Guest Post, Caroline Knox: Sound Mode

My heart and my brain are currently colluding to make me write poems in which sound is a main factor.  In the past few years, I’d made poems on a precise subject on purpose – a sculpture, an aromatic herb, a waterfall, a kimono, a collapsed shed.  But then I began to swerve away from choosing subjects beforehand, and toward writing poems where sound is foregrounded and seems a subject in itself.  I instance three poems, and wonder about why.  The first is called “Poem.”

 

Poem

 

The aoudad, a North

African sheep, doesn’t

eat the fruit of the

baobab tree, a South

African native.

“Chaos” and

“inchoate” sound

like words related

to one another,

but of course they

aren’t.  Totally

different roots.

American Heritage

says “inchoate” is

from Latin for “not

yet harnessed.”  It

says “chaos” is from

Latin (and Greek) for

“empty space.”  Well,

both words are lovely

noises to dramatize

confusion.  So are

ukes of koa wood,

a fine-textured

Hawaiian tree.

In Maori, the

particle noa means

all these words or

phrases:  only,

just, nearly, quite,

until, at random,

idly, fruitlessly,

in vain, and as soon as.

Noa sounds like

an adverb to me.

What is it with

O and A – alpha

and omega?

I logged onto

AOL to see.

Aonia is where

the Muses live,

in Helicon.  In

Italy, Aosta was

St. Anselm’s home

town.  The lifting

organ, the aorta,

carries blood for the heart.

 

gothic text A and OI’d always thought the words “chaos” and “inchoate” were weird and wonderful (and not very useful).  One day, digging around, I kept coming on other words in which O and A figured.  Who has heard of the aoudad sheep?  How many people know the versatility of the particle noa?  The items on my list clung together, together with the grand concept of A and O, alpha and omega, the beginning and the end.  It seemed good in a poem to have small things brought into a relation with higher things.  And there’s nothing small about the aorta or about what its job is.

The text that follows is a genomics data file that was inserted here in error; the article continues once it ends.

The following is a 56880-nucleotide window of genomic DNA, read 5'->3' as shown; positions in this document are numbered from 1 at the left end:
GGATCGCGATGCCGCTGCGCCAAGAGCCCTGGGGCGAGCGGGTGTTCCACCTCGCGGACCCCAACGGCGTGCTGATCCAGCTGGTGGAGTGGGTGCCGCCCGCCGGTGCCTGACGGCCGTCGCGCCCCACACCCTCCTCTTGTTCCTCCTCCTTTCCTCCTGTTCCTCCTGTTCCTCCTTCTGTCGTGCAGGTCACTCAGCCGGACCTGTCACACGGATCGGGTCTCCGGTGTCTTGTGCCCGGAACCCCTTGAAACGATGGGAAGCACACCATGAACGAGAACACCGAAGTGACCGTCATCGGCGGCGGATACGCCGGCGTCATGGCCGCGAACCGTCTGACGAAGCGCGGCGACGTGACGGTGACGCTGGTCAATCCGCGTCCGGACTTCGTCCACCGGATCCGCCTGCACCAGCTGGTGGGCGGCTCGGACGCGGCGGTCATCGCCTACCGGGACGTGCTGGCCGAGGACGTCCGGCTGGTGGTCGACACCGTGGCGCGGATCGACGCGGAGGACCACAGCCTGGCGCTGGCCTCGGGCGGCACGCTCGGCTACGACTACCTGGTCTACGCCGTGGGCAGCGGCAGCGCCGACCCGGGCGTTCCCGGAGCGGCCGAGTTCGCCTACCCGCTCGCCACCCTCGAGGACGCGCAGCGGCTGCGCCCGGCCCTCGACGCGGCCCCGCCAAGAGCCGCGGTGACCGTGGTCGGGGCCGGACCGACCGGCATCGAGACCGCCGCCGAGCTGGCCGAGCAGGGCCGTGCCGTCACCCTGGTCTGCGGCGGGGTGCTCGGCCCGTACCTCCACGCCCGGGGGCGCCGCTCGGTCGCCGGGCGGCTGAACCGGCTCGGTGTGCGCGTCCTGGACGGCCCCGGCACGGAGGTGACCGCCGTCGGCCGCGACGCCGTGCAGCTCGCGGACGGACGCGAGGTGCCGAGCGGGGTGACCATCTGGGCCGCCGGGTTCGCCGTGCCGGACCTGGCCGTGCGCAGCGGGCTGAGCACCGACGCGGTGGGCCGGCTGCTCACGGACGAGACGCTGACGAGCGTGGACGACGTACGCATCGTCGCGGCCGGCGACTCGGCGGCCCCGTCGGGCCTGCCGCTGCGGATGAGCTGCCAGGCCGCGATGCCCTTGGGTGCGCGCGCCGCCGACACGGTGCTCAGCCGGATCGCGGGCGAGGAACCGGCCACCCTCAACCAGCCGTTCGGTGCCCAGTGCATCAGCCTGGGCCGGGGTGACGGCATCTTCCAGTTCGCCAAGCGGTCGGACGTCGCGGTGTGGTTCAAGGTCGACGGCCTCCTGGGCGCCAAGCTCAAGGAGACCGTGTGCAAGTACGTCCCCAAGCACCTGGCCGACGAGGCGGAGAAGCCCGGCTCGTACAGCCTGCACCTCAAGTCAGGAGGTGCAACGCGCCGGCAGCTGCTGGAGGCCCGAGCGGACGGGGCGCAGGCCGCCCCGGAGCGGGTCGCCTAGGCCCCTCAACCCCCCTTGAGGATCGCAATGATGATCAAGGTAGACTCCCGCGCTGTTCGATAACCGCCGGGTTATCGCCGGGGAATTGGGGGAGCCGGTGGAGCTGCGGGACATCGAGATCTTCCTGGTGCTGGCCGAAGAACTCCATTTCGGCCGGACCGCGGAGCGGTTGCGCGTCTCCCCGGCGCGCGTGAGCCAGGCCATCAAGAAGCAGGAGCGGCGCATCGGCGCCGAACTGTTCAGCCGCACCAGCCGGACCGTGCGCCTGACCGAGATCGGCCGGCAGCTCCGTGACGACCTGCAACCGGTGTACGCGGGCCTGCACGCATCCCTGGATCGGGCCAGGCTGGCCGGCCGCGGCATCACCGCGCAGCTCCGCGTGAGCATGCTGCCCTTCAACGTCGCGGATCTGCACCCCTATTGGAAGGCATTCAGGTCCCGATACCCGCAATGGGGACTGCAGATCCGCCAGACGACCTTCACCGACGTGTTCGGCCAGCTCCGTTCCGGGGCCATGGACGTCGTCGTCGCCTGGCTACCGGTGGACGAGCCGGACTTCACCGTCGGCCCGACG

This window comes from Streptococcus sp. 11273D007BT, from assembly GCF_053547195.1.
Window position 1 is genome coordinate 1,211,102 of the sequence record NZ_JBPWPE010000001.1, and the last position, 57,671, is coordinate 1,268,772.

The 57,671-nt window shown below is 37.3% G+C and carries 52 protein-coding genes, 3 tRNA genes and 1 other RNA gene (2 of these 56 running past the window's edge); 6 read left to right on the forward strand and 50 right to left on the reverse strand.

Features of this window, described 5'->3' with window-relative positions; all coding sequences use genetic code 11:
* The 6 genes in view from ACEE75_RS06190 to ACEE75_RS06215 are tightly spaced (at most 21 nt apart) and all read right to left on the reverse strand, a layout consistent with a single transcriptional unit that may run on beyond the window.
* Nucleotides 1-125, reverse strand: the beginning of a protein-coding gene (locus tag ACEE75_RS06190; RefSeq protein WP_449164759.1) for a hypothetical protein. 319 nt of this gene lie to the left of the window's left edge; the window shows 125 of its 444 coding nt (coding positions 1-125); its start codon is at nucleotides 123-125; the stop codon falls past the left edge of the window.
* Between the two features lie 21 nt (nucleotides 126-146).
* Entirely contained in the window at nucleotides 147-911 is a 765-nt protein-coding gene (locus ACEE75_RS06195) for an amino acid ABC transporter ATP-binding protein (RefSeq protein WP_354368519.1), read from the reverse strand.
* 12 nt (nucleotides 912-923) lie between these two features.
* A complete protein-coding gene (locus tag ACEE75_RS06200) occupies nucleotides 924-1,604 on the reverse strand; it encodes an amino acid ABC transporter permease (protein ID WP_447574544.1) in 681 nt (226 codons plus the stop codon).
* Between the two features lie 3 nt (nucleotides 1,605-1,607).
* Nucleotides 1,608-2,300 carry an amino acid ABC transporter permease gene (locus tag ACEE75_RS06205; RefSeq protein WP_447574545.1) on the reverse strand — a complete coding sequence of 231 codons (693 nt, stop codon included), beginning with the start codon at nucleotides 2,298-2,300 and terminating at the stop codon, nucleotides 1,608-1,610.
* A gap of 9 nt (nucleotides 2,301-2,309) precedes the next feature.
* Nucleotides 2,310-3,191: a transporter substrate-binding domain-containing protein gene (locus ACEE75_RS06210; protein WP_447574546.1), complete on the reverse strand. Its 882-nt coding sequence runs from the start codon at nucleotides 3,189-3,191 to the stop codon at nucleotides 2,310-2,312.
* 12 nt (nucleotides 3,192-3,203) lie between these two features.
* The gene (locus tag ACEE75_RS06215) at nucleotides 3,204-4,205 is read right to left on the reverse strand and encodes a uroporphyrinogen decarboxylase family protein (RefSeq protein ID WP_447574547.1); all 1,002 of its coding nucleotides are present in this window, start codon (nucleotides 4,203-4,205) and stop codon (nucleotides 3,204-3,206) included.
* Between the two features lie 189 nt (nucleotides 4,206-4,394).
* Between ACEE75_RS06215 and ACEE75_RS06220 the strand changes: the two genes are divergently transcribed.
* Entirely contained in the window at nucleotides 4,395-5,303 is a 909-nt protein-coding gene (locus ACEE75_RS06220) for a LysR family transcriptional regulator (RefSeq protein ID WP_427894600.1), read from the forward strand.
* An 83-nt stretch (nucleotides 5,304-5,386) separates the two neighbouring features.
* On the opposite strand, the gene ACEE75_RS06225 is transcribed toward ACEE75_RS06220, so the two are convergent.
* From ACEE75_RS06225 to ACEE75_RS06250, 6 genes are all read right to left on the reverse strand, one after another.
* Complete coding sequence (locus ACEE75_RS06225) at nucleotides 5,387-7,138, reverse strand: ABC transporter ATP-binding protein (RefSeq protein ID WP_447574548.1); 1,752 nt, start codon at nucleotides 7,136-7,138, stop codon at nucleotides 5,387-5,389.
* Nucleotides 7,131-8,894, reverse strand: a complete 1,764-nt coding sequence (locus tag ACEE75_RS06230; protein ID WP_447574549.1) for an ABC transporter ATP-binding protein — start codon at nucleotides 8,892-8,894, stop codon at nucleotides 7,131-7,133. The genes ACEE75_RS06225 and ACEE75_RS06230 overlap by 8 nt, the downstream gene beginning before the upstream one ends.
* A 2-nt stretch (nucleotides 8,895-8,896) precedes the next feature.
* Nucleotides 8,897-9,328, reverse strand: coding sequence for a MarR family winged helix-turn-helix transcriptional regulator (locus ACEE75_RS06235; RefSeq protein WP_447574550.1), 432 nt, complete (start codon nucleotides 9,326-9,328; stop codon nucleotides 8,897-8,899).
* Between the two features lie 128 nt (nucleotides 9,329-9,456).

Saints Partying

 

On the Santa Ana winds this elevated group

soars, and at night by the light of St. Elmo’s fire

they drift as far as San Domingo and beyond.  You should

see them gyrating to “The St. Louis Blues”

and “The St. James Infirmary”!  The opposite of St. Bernards.

 

On breaks, this one reads Four Saints in Three Acts, by Stein;

that one is reading Saint Joan, by Shaw.  A third is

reading MontSaintMichel and Chartres, by Henry James.  They are all

reading about themselves in The Lives of the Saints

in St.-Tropez or St.-Moritz, watering-places of glamour.

 

The saints make frequent use of the antidepressant and antioxidant St. John’s wort.

Settling in with cases of St.-Émilion, one of them retells

the riddle of “As I was going to St. Ives.”  Another recites

“The Eve of St. Agnes.”  One is immersed in Rumer Godden’s

lovely novel A Candle for St. Jude.  They dine on coquilles St.-Jacques.

 

And they think this is lots of fun, but extreme hedonism and extravagance

and cultural overload catch up with every one of them.  So they go on the

historic pilgrimage – mountain and valley, desert and plain and swamp – to Santiago de Campostela.

 

The use of the word “saint” in this poem is distant from that of the historical figures revered by churches.  Many uses here refer to geographical places named for saints; some to literature, to music, to an herb; to a wine, to a stately dog breed. The situation is slightly absurd.  It’s not that saints have attached themselves to the secular world; rather, the secular world has attached itself to them.

I chose this poem-making method:  I ransacked reference works to get names of saints; I collected these names and tried to unite them on a page in some sort of relationship dictated by the repeated use of the names.  It didn’t make logical sense, and I didn’t expect it to.  It was an “artificial” method.  But when I had finished, I thought it had become a poem.  Repeating the word “saint” throughout the poem makes it seem like a litany.  Is it a secular one?  Or not?  The saints in this poem seem to be living in the midst of joy and energy, peaceable, the way we’re supposed to be.